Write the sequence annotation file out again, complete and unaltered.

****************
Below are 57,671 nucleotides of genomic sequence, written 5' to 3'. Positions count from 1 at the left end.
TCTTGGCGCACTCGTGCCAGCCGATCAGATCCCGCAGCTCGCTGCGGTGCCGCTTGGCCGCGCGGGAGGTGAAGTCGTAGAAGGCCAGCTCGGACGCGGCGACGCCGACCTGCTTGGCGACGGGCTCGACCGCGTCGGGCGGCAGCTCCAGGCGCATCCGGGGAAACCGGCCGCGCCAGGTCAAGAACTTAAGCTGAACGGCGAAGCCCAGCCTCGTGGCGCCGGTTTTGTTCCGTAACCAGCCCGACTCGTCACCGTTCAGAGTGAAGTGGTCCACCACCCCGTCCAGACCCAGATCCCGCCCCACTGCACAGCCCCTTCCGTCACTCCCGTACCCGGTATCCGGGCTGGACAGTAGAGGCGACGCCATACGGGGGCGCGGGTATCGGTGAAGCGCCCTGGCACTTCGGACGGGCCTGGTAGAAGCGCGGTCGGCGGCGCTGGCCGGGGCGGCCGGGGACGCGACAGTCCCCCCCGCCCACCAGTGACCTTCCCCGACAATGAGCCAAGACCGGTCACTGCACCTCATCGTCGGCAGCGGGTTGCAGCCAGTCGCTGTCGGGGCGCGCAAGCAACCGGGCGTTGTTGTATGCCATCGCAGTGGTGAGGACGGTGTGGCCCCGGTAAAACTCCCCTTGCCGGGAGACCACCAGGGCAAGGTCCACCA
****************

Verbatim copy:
Below are 57,671 nucleotides of genomic sequence, written 5' to 3'. Positions count from 1 at the left end.
TCTTGGCGCACTCGTGCCAGCCGATCAGATCCCGCAGCTCGCTGCGGTGCCGCTTGGCCGCGCGGGAGGTGAAGTCGTAGAAGGCCAGCTCGGACGCGGCGACGCCGACCTGCTTGGCGACGGGCTCGACCGCGTCGGGCGGCAGCTCCAGGCGCATCCGGGGAAACCGGCCGCGCCAGGTCAAGAACTTAAGCTGAACGGCGAAGCCCAGCCTCGTGGCGCCGGTTTTGTTCCGTAACCAGCCCGACTCGTCACCGTTCAGAGTGAAGTGGTCCACCACCCCGTCCAGACCCAGATCCCGCCCCACTGCACAGCCCCTTCCGTCACTCCCGTACCCGGTATCCGGGCTGGACAGTAGAGGCGACGCCATACGGGGGCGCGGGTATCGGTGAAGCGCCCTGGCACTTCGGACGGGCCTGGTAGAAGCGCGGTCGGCGGCGCTGGCCGGGGCGGCCGGGGACGCGACAGTCCCCCCCGCCCACCAGTGACCTTCCCCGACAATGAGCCAAGACCGGTCACTGCACCTCATCGTCGGCAGCGGGTTGCAGCCAGTCGCTGTCGGGGCGCGCAAGCAACCGGGCGTTGTTGTATGCCATCGCAGTGGTGAGGACGGTGTGGCCCCGGTAAAACTCCCCTTGCCGGGAGACCACCAGGGCAAGGTCCACCA